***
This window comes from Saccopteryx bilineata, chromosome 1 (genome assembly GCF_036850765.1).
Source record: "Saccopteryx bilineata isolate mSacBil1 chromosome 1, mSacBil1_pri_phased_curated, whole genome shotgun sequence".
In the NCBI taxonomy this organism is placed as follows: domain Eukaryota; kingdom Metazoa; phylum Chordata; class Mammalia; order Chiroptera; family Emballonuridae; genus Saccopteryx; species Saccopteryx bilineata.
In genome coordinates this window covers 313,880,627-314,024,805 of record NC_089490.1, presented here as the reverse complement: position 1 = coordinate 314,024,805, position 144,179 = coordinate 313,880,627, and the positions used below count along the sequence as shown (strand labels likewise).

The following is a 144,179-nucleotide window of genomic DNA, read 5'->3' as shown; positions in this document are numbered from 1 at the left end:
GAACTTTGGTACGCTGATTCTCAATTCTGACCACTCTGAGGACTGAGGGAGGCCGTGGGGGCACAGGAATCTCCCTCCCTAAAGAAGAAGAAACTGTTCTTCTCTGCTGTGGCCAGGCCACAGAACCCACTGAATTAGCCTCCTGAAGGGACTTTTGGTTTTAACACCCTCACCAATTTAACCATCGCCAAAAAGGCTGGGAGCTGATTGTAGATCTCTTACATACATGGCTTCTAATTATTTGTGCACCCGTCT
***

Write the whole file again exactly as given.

This window comes from Saccopteryx bilineata, chromosome 1 (genome assembly GCF_036850765.1).
Source record: "Saccopteryx bilineata isolate mSacBil1 chromosome 1, mSacBil1_pri_phased_curated, whole genome shotgun sequence".
In the NCBI taxonomy this organism is placed as follows: domain Eukaryota; kingdom Metazoa; phylum Chordata; class Mammalia; order Chiroptera; family Emballonuridae; genus Saccopteryx; species Saccopteryx bilineata.
In genome coordinates this window covers 313,880,627-314,024,805 of record NC_089490.1, presented here as the reverse complement: position 1 = coordinate 314,024,805, position 144,179 = coordinate 313,880,627, and the positions used below count along the sequence as shown (strand labels likewise).

The following is a 144,179-nucleotide window of genomic DNA, read 5'->3' as shown; positions in this document are numbered from 1 at the left end:
GAACTTTGGTACGCTGATTCTCAATTCTGACCACTCTGAGGACTGAGGGAGGCCGTGGGGGCACAGGAATCTCCCTCCCTAAAGAAGAAGAAACTGTTCTTCTCTGCTGTGGCCAGGCCACAGAACCCACTGAATTAGCCTCCTGAAGGGACTTTTGGTTTTAACACCCTCACCAATTTAACCATCGCCAAAAAGGCTGGGAGCTGATTGTAGATCTCTTACATACATGGCTTCTAATTATTTGTGCACCCGTCT